Does the menopause really make you forgetful? Yes, but not for long, say scientists

Does the menopause really make you forgetful Yes, but only for the first year Memory loss is worse in the year after the last periodBut is likely to only be temporary, say experts Symptoms such as changing hormone levels, sleep problems and anxiety are not linked to cognitive decline PUBLISHED: 16:16 GMT, 3 January 2013 | UPDATED: 16:18 GMT, 3 January 2013 Memory loss: Experts say that forgetfulness is most common in the year after a woman's last period If you blame losing your house keys on the menopause making you forgetful, you might be onto something.

The battle against Alzheimer"s starts at school age: Research pinpoints three key stages that help keep disease at bay

The battle against Alzheimer's starts at school age: Research pinpoints three key stages that help keep disease at bay A person's education, their working life, and their social life in later years all play a role in keeping the mind sharper for longerPeople who were more mentally active found to have a lower risk of developing memory problems in old age, according to study | UPDATED: 07:55 GMT, 13 December 2012 It is often dismissed as a disease of old age.

Sarah Catt: Eight years for the cheating wife who used drugs bought online to abort baby TWO days before it was due to be born

Eight years for the cheating wife who used drugs bought online to abort baby TWO days before it was due to be born Sarah Catt, 35, aborted her unborn baby “in the final stages of pregnancy”She admitted administering poison with intent to procure a miscarriageShe was jailed for eight years by a judge at Leeds Crown Court.Convicted: Sarah Catt (front), who aborted her own baby within a week of his due date, was sentenced to eight years in prison by a judge at Leeds Crown Court A MARRIED woman who aborted her baby in the final week of pregnancy following an affair with a work colleague was jailed for eight years yesterday.

Pregnant woman refused cancer treatment to save unborn baby miraculously recovers

'I feel like we've won the lottery': Pregnant woman who refused cancer treatment to save unborn baby makes miraculous recovery Jo Powell, 41, discovered lump in her breast days after finding out she was pregnant with first child | UPDATED: 21:09 GMT, 28 August 2012 Miracle babes: Jo Powell risked her own life by refusing treatment for breast cancer during her pregnancy with son Jake It is a decision no expectant mother should have to face.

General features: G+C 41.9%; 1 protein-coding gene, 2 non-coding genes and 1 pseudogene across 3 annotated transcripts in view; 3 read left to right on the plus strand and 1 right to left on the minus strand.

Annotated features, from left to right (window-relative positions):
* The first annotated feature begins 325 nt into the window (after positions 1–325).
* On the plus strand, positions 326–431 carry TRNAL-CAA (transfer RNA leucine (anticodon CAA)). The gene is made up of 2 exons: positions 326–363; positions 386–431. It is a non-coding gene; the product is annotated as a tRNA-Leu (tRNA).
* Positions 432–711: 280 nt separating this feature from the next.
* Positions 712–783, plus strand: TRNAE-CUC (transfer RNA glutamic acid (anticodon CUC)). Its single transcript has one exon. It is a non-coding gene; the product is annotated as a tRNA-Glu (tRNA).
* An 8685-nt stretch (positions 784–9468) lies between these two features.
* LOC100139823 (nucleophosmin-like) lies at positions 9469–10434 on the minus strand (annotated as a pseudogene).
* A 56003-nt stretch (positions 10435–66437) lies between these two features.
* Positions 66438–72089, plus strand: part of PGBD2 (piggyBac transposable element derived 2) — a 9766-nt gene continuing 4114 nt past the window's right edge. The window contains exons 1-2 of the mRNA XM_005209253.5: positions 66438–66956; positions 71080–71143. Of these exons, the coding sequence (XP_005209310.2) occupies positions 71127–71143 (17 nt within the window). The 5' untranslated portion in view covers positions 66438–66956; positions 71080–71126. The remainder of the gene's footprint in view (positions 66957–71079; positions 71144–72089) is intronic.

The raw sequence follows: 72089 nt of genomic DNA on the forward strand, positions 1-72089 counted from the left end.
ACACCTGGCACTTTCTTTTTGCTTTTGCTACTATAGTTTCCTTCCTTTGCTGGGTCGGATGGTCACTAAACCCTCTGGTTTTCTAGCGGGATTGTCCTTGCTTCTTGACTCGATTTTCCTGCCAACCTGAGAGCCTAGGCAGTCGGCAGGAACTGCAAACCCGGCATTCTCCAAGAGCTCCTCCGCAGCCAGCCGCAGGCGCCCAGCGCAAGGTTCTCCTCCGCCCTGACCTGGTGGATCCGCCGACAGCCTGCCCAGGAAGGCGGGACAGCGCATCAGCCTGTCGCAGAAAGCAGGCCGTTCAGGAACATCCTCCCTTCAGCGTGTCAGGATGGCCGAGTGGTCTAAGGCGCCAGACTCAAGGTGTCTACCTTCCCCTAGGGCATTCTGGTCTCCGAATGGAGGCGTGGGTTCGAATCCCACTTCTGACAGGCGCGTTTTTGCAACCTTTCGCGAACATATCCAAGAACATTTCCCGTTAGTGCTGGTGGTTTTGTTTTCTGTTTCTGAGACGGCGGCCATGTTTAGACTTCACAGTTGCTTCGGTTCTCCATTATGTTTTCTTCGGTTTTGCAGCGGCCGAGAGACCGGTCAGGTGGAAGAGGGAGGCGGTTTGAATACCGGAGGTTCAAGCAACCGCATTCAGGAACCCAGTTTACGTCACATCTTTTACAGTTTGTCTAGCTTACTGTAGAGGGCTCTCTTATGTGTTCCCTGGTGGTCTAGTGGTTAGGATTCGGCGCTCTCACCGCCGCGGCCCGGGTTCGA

Drink a day for pregnant women "won"t harm baby"

A drink a day for pregnant women 'will NOT harm unborn baby's development' | UPDATED: 00:34 GMT, 20 June 2012 The study is the first significant evidence that occasional binge drinking in the early stages of pregnancy will not harm a baby Drinking alcohol while trying to conceive or in early pregnancy – even the occasional binge – will not harm the baby’s development, research has claimed.

Miracle boy, 2, survives after his heart stops beating for 39 MINUTES and family told to prepare for the worst

Miracle boy, 2, survives after his heart stops beating for 39 MINUTES and family told to prepare for the worst | UPDATED: 16:55 GMT, 8 June 2012 A two-year-old boy has survived after his heart stopped beating for 39 minutes and his family was told to prepare for the worst.

Restricted embryo growth in early pregnancy could predict risk of miscarriage

Restricted embryo growth in early pregnancy could predict risk of miscarriage May lead to ways of preventing such tragedies Indicator: The distance between the embryo's head and buttocks during the early stages of pregnancy could be used to predict the risk of miscarriage Scientists have found a link between miscarriages and the growth of an embryo in the early stages of pregnancy which could lead to ways of preventing such tragedies. Researchers discovered that nearly 80 per cent of single-baby pregnancies which ended in miscarriage involved foetuses with restricted growth in the first trimester. Now they hope this trend could be used as a predictor to identify those mothers most at risk

Almost half of women with early form breast cancer could be spared chemotherapy thanks to simple genetic test

Almost half of women with early form breast cancer could be spared chemotherapy thanks to simple genetic test46 per cent of patients often given unnecessary treatmentTest accurately assesses likelihood of recurrence and if further would treatment be beneficial Can help foster better decision making Almost half of women with the early stages of breast cancer could be spared unnecessary treatment thanks to a simple genetic test.